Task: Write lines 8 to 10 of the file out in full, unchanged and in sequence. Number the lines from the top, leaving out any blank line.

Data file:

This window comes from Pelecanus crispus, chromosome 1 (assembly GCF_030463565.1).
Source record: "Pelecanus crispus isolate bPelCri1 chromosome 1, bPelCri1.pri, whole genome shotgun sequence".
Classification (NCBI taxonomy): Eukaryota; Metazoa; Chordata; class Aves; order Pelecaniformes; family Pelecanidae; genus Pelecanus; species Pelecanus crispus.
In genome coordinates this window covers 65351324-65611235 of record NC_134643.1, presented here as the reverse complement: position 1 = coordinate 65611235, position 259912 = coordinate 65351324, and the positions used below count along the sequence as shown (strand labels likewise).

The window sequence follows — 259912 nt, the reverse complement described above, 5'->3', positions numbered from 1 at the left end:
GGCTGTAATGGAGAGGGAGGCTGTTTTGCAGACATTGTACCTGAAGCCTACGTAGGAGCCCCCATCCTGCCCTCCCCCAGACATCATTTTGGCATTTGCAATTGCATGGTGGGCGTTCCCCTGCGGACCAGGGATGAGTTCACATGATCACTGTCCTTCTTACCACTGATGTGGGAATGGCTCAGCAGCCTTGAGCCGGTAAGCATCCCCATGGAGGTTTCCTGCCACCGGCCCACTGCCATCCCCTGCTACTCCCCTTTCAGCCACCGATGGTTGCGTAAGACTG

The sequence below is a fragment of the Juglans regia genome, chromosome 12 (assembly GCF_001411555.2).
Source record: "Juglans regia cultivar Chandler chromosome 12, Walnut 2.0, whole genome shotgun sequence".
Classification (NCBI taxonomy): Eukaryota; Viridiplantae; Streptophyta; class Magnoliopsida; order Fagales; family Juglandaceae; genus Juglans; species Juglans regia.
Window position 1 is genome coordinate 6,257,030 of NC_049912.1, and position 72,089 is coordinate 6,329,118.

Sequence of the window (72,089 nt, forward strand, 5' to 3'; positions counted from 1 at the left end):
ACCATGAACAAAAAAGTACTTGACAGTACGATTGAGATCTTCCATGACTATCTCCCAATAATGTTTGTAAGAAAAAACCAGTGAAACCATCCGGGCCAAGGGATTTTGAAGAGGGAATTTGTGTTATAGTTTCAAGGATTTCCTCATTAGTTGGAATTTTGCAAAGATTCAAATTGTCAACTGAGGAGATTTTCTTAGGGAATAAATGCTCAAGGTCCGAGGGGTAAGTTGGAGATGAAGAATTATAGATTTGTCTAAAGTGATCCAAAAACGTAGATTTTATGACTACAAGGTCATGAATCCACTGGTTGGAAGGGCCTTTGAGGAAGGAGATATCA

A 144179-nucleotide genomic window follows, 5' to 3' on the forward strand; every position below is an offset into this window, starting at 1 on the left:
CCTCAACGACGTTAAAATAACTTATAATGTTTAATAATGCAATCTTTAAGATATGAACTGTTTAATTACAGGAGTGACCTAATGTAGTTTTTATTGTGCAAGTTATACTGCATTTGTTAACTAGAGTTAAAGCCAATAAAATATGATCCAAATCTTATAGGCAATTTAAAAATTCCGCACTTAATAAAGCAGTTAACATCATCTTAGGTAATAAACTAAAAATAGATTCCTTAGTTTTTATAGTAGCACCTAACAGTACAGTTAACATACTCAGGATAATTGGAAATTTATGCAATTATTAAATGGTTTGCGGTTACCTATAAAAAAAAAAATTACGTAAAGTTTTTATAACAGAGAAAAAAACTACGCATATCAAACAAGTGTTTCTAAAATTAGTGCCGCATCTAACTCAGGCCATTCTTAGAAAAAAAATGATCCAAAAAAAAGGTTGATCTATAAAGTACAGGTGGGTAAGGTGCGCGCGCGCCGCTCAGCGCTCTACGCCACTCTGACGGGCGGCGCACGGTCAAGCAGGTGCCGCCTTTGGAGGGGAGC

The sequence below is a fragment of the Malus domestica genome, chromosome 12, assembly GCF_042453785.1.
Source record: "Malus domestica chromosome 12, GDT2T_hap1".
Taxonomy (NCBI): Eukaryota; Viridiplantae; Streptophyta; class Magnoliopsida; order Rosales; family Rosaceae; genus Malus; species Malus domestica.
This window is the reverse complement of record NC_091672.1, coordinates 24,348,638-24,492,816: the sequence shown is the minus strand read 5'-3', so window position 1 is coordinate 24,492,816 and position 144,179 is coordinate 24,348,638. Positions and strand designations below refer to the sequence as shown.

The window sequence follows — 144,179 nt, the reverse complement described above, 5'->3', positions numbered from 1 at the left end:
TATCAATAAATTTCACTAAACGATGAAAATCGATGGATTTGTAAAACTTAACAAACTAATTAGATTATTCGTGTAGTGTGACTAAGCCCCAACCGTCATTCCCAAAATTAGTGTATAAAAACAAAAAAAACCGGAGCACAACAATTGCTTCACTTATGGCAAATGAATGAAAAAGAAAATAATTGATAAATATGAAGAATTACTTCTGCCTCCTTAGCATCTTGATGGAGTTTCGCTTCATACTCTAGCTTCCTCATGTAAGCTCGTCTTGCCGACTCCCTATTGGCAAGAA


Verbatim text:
Source record: "Juglans regia cultivar Chandler chromosome 12, Walnut 2.0, whole genome shotgun sequence".
Classification (NCBI taxonomy): Eukaryota; Viridiplantae; Streptophyta; class Magnoliopsida; order Fagales; family Juglandaceae; genus Juglans; species Juglans regia.
Window position 1 is genome coordinate 6,257,030 of NC_049912.1, and position 72,089 is coordinate 6,329,118.